Moore's Bond was quite the gourmand.
Sir Roger Moore’s stage and screen career spanned more than five decades, but after his passing today, he will be remembered most for his 12-year-run as James Bond. Tied with Sean Connery for the most appearances (seven) as Bond, Moore gave the spy his signature sense of humor that continued as a major fixture of the Bond franchise until Daniel Craig's darker and grittier version of Bond arrived in 2006.
While Moore will be remembered for a number of great Bond moments, including the best opening scene from any Bond movie ever, the panache that he brought to Bond’s extensive knowledge of food and drink always set him apart. Here are Sir Roger Moore’s four greatest eating and drinking moments as James Bond.
The Man With The Golden Gun
Bond is certainly best known for his signature martini order, but it turns out that he’s also quite knowledgable about wine. After sitting down to dine with his The Man With The Golden Dun adversary, Scaramanga, Bond is poured a glass of wine, which he immediately identifies as being, “excellent, slightly reminiscent of a ’34 Mouton.” Bond truly is always full of surprises.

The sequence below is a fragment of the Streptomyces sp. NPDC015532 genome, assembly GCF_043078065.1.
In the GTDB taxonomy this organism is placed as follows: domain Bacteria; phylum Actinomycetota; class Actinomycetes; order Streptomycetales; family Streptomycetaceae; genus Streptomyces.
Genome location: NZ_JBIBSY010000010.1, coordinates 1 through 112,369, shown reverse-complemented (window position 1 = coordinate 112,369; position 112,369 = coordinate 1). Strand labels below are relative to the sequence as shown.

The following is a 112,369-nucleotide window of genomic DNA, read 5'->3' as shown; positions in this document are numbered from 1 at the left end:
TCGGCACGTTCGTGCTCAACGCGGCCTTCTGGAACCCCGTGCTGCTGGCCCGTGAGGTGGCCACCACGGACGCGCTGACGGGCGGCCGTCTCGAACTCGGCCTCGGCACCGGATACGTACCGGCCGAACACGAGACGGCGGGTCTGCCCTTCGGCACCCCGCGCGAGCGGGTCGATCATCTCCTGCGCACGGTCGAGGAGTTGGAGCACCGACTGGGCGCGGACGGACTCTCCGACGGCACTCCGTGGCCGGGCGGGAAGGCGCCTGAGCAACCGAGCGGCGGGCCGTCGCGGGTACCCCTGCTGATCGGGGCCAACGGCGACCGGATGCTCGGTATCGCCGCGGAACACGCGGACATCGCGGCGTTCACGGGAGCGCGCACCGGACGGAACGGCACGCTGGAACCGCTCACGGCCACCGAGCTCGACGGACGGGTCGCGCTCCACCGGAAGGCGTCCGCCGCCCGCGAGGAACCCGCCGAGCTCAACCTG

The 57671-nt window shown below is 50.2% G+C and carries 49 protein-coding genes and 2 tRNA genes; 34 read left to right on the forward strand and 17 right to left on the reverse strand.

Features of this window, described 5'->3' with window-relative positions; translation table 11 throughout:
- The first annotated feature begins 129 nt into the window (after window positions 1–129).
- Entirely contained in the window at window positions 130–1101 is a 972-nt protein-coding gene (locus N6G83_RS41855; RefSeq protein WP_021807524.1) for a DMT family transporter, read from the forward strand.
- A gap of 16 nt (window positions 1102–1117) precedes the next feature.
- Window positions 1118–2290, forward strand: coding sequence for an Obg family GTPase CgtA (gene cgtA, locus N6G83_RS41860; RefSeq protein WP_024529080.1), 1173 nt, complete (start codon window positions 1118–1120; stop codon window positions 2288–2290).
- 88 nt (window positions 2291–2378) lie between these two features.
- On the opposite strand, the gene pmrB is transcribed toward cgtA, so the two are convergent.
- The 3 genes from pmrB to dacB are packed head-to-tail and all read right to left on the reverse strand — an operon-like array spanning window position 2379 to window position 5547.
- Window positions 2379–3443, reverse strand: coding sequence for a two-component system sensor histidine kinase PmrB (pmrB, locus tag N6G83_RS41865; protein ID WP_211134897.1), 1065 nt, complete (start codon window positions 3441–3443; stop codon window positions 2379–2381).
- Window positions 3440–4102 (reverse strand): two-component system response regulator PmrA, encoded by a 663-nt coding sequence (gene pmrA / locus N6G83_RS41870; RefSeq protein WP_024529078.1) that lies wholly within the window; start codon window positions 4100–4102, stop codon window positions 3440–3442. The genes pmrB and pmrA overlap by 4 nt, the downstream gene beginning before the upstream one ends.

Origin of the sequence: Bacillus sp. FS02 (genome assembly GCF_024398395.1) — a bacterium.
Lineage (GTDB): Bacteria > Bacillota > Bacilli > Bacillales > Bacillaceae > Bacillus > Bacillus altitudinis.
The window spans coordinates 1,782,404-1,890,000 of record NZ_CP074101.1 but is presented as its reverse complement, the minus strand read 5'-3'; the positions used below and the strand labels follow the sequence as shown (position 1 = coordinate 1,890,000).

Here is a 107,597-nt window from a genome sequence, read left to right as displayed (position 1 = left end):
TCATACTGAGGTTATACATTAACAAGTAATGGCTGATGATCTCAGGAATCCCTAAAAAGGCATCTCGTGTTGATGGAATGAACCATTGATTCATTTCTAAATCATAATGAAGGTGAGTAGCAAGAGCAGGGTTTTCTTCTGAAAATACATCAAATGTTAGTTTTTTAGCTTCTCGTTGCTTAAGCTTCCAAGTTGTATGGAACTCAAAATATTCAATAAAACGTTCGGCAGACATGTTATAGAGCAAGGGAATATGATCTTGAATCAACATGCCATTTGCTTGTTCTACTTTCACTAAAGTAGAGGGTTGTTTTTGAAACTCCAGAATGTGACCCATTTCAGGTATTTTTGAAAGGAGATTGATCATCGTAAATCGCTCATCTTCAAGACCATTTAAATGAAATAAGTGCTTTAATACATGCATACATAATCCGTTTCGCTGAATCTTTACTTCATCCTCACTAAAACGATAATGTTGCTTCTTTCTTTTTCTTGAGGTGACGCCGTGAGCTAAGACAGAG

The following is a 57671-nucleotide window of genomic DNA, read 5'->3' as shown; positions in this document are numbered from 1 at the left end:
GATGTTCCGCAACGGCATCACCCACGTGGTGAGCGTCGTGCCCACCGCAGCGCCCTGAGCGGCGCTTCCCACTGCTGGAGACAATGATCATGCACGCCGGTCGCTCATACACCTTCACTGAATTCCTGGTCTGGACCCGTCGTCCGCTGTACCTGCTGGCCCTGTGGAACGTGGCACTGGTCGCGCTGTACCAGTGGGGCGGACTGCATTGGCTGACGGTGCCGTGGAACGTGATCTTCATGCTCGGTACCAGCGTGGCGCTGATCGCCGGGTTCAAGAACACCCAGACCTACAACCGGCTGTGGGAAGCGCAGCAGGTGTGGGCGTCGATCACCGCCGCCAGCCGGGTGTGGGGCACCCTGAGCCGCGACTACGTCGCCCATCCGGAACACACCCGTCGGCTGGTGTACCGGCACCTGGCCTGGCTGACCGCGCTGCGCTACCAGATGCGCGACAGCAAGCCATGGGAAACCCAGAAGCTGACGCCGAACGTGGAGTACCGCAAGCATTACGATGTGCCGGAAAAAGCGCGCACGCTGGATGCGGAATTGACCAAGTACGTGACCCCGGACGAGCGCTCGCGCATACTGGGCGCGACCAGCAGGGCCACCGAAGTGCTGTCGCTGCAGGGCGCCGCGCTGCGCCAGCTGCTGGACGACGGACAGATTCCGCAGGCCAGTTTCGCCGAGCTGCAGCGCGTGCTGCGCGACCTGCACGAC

The Spy Who Loved Me
Besides the previously mentioned opening sequence, The Spy Who Loved Me includes a lot of the most insane details from Bond lore, including the underwater car. However, when it comes to food, the offer Moore receives in this film can’t be topped. After ending up in some sort of Arabian layer, Bond is offered, “sheep’s eyes, dates, a vodka martini?” Sadly, he chooses to pass on them all.
For Your Eyes Only
James Bond, he’s just like us! In 1981’s For Your Eyes Only, Bond wanders through the streets of Greece, sampling foods in markets as he goes. In one of the rare Bond food and drink scenes that doesn’t involve alcohol, he tries a fig. He almost looks like he enjoys it—almost.
While Moonraker is considered the low point of Moore’s tenure as Bond, it does include one of the most insane Bond drink lines of all time. Bond enters a doctor’s office and sees a bottle of Champagne waiting. He says, "Bollinger! If it's '69, you were expecting me." Roger Moore was an absolute legend if for no other reason than the fact that he could pull off that line of dialogue.